Edwards impression is three types or basic categories of people who are present in every church and how their relationship the leader and leadership affect or infect the atmosphere and life of the congregation. The first category is the energizers; these people are noted as being the ones who support and make the leadership feel better, feel good, they sustain the spirit and recharge the fuel in the tanks of the leaders. Leadership needs energizers. The second category of people are the regular folks; he describes them as people who may not necessarily sustain the leader’s spirit, but they do not demoralize the leadership either. This group is generally the largest group in any congregation. The third category of people are the drainers; They are the problematic, energy sapping, take your joy stomp on it, and ruin your day people.
The difference between the energizers and drainers are the levels of expectations they have of leadership. Essentially, energizers take an approach of lower expectations while the drainers have various levels of high expectations. Edwards’ shares his experience with drainers as the people for whom we will never measure up to their expectations. Whether it is preaching, counseling, leading, availability, or vision, it is never good enough. The kicker is the drainers’ activities that undermine the leadership are not over the top but instead are subtle and subversive. The subtleness of their unmet expectations is expressed through relationships that drag the regular folk into the drag and sweep of their net. It is problematic if leadership is not careful to take care of the issue quickly. Leaders need to practice reading the signs of their congregation by paying attention to the ebb and flow of the currents surrounding the relationships of the community, in order that if a whirlpool starts to form it doesn’t have the opportunity to become a maelstrom.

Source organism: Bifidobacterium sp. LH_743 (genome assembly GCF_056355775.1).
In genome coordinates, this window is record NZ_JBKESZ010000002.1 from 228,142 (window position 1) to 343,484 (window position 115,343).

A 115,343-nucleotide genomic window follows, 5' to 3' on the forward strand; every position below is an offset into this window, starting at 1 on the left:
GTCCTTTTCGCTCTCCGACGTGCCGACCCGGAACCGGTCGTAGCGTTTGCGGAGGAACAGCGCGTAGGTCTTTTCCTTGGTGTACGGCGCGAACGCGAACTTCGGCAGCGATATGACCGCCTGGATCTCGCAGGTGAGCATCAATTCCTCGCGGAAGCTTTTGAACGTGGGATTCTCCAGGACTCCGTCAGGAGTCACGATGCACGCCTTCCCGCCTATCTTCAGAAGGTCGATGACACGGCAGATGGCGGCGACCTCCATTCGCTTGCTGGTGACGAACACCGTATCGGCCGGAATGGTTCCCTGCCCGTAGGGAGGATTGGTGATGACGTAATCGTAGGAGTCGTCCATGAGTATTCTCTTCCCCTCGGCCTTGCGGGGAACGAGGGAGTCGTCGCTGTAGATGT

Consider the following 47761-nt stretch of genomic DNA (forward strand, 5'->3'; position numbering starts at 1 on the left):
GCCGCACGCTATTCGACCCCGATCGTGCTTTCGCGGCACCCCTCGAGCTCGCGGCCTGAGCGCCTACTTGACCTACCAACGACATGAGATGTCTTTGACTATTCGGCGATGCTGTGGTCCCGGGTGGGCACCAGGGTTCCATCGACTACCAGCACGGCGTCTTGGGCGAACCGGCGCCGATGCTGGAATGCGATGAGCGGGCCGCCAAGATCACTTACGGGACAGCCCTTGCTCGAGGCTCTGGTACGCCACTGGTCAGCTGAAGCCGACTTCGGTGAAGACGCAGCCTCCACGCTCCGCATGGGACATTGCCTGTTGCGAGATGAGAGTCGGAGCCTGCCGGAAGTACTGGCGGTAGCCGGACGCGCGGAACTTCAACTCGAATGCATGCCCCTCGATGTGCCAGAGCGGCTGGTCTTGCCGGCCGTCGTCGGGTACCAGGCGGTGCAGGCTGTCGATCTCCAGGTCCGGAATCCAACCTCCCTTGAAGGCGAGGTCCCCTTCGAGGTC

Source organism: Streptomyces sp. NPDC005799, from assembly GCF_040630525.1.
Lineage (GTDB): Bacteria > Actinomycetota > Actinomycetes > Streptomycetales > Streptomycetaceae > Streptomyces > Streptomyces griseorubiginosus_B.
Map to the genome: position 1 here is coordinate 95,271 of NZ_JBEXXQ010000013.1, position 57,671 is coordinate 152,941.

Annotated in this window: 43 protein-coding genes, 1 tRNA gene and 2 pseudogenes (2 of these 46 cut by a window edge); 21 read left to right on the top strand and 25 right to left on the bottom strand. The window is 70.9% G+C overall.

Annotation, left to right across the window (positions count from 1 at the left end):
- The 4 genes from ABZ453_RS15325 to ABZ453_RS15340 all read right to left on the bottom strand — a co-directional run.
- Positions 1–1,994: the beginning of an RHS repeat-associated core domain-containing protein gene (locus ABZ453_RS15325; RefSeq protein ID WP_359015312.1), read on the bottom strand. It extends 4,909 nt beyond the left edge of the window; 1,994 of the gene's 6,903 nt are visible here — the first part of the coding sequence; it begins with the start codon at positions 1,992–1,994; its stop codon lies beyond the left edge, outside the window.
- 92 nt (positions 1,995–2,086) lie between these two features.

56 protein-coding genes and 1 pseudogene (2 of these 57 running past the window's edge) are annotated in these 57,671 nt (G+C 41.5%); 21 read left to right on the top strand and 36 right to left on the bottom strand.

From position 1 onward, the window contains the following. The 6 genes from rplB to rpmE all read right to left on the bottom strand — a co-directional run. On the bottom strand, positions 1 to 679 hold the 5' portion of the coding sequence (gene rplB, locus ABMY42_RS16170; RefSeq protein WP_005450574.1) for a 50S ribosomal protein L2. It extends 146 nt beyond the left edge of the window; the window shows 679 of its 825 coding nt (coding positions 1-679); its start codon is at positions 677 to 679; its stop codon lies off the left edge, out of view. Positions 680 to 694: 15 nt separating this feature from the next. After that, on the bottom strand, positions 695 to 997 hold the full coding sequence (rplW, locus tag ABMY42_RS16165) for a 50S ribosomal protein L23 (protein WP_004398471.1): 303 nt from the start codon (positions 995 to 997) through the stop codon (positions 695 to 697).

Edwards states, we will never be able to measure up to the drainers expectations. When a leader allows themselves to form around “I am as you desire me,” the most important aspect of one’s individuality and ministry is lost, authenticity. The authenticity of Christ at work in me, you, our community and in the world. Frankly, Edwards’ warning is viable and noteworthy as leadership faces turbulent times in the 21st century (all you have to do is look at the news) and going forward into the 22nd century if the Lord waits. So, what is a leader to do? Is it damned if you do and damned if you don’t. Edwards suggests it doesn’t have to be either. Instead, he instructs the reader to remember we follow Jesus, the Anointed One.